Another fraudulent act, which occurs routinely, is “upcoding a service,” i.e. bill for surgery when only a band-aid was placed over a cut. Similarly, unbundling services is a way to pad bills by suggesting three or four tests intended to be one service are billed as independent services.

Suppliers commit fraud when they bill for a qualitatively superior product, but offer the marginal variety or bill for equipment that has been returned.

Recruiters are a growing problem on the Medicare front. These people often go door to door offering money and gifts as incentives for “free” medical exams. Needless to say, Medicare is charged for this solicitation.

Because of the availability of government “soft” money, scams proliferate. There are advertisements for medical plans that have not been approved; there are misleading plans that have not been approved; there is misleading information that encourages fraudulent acts, e.g. when a company offers Part D prescription plans at no cost to beneficiaries, even though Part D plans require beneficiaries to pay premiums.

According to FBI records, there are about 2,500 pending fraud cases a year since 2003, most falling into the “upcoding” category in which a routine doctor’s office visit is billed as individual therapy. However, these cases represent the tip of the proverbial iceberg since upcoding is a common practice among health care providers. So too are kickbacks in which money is exchanged for the referral of patient services that will be paid by Medicare.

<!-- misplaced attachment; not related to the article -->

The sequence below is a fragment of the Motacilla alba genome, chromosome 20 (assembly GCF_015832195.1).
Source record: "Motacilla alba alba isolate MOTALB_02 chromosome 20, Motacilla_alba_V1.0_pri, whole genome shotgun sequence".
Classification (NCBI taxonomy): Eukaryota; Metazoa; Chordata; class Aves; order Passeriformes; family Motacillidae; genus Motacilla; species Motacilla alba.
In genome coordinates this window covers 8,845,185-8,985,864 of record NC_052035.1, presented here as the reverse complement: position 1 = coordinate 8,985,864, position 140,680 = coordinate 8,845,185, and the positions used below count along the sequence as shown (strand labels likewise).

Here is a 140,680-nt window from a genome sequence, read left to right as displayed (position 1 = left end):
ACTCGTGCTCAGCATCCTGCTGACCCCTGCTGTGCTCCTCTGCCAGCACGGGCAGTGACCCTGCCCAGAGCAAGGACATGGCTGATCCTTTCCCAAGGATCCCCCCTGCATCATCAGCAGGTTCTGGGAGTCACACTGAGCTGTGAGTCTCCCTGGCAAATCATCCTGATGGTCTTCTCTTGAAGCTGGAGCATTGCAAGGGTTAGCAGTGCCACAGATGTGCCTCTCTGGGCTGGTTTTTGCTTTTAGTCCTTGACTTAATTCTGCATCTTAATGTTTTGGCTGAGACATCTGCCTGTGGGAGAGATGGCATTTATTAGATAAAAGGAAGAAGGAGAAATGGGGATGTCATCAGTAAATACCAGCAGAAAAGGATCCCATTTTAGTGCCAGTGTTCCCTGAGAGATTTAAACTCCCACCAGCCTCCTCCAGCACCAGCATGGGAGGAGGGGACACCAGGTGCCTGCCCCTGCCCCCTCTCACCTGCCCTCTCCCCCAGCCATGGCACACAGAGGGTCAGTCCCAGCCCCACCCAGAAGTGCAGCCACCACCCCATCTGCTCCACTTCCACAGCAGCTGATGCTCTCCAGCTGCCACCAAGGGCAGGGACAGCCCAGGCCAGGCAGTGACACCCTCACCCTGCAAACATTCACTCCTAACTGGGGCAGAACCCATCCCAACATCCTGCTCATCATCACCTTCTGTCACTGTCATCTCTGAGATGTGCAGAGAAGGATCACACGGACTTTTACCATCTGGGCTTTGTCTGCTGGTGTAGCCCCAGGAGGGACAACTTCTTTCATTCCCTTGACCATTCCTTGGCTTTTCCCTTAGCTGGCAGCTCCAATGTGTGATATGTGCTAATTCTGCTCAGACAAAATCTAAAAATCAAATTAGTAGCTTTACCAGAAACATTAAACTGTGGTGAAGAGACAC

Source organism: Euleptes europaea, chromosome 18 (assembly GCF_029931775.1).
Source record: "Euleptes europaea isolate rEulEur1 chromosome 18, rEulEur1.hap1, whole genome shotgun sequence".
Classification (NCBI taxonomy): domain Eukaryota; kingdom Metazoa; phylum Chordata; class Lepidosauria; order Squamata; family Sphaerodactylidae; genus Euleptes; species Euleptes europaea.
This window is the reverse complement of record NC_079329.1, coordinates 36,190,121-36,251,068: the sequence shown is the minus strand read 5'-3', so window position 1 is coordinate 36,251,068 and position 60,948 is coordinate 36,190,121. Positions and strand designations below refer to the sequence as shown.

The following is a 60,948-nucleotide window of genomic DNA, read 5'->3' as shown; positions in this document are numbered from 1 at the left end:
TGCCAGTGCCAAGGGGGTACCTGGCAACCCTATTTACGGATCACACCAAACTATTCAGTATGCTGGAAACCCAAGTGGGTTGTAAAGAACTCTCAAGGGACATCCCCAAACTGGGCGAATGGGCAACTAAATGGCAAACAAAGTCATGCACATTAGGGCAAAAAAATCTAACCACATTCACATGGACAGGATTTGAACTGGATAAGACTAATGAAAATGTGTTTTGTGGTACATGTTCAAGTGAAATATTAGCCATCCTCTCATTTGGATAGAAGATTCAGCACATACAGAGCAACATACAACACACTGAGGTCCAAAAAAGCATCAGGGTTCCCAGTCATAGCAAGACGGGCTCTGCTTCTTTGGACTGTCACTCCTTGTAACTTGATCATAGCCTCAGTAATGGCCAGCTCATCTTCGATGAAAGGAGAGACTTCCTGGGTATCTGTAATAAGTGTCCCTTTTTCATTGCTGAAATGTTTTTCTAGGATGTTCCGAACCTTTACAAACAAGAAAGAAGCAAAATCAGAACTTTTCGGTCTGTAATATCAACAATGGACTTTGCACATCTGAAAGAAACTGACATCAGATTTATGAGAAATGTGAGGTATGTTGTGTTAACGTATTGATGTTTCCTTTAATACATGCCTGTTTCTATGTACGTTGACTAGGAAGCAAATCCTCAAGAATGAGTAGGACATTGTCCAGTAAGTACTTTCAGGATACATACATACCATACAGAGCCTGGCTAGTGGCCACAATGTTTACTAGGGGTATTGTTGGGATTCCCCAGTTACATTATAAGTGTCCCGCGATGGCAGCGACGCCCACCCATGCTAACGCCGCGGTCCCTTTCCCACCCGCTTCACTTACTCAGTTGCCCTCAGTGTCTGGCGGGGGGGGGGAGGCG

Medicaid has many of the same fraud issues as Medicare, with provider bills that were unnecessary or never performed. Under Medicaid, a healthcare provider is paid by the government for each service it performs. Billing the government for fictitious services can be highly lucrative, which explains in large part why each year another “nursing home scandal” appears on the front page of local newspapers.

The 50 state Medicaid fraud control units obtained a collective 1205 convictions two years ago claiming recovery of more than $1.1 billion in court-ordered restitution, fines, civil settlements and penalties. But this number is deceptive. Cases are obviously brought when a suspected felon is identified. However, the mechanism for apprehension is weak and ineffective, leading offenders to the obvious conclusion that the chance of being prosecuted for fraud is so slim the risk-reward ration merits crime. For example, more than 61 percent of medical providers (4,319 total) banned from state Medicaid programs in 2004 and 2005 did not show up on the federal database of state banned providers. This makes it easy for banned providers to relocate and continue doing business with federal health insurance programs. It is estimated that nearly 10 percent of Medicaid’s $400 billion a year program is fraudulent. The GAP points out that claims were paid to 1,705 dead people and beneficiaries were improperly obtaining addictive drugs at a cost of $65 million.

Although not technically a crime, but surely an abuse, are the Medicaid recipients who use the Emergency Room of municipal hospitals as their personnel clinics with an average fee of $250 a visit. This astounding aggregate number is not considered Medicaid fraud.